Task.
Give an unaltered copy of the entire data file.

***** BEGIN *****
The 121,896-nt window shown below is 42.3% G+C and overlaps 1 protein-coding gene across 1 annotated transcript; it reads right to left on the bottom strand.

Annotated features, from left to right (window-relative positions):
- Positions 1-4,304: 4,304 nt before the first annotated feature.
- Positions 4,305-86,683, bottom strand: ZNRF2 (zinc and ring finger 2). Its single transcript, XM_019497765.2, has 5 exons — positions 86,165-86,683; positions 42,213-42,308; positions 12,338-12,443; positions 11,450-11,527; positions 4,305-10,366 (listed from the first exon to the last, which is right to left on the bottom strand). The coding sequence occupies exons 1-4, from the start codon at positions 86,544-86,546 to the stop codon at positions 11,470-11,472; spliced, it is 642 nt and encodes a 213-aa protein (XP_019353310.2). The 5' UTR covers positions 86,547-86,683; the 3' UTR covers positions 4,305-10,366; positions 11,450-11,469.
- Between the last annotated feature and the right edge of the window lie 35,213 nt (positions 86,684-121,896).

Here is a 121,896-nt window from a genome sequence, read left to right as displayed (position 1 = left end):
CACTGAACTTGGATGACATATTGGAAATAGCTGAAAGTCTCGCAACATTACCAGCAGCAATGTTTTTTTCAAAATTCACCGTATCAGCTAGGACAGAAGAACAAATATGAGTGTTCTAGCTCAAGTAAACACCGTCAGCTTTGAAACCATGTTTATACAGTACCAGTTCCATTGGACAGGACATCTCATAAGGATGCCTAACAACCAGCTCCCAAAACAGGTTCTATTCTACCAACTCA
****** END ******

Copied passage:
The 121,896-nt window shown below is 42.3% G+C and overlaps 1 protein-coding gene across 1 annotated transcript; it reads right to left on the bottom strand.

Annotated features, from left to right (window-relative positions):
- Positions 1-4,304: 4,304 nt before the first annotated feature.
- Positions 4,305-86,683, bottom strand: ZNRF2 (zinc and ring finger 2). Its single transcript, XM_019497765.2, has 5 exons — positions 86,165-86,683; positions 42,213-42,308; positions 12,338-12,443; positions 11,450-11,527; positions 4,305-10,366 (listed from the first exon to the last, which is right to left on the bottom strand). The coding sequence occupies exons 1-4, from the start codon at positions 86,544-86,546 to the stop codon at positions 11,470-11,472; spliced, it is 642 nt and encodes a 213-aa protein (XP_019353310.2). The 5' UTR covers positions 86,547-86,683; the 3' UTR covers positions 4,305-10,366; positions 11,450-11,469.
- Between the last annotated feature and the right edge of the window lie 35,213 nt (positions 86,684-121,896).

Here is a 121,896-nt window from a genome sequence, read left to right as displayed (position 1 = left end):
CACTGAACTTGGATGACATATTGGAAATAGCTGAAAGTCTCGCAACATTACCAGCAGCAATGTTTTTTTCAAAATTCACCGTATCAGCTAGGACAGAAGAACAAATATGAGTGTTCTAGCTCAAGTAAACACCGTCAGCTTTGAAACCATGTTTATACAGTACCAGTTCCATTGGACAGGACATCTCATAAGGATGCCTAACAACCAGCTCCCAAAACAGGTTCTATTCTACCAACTCA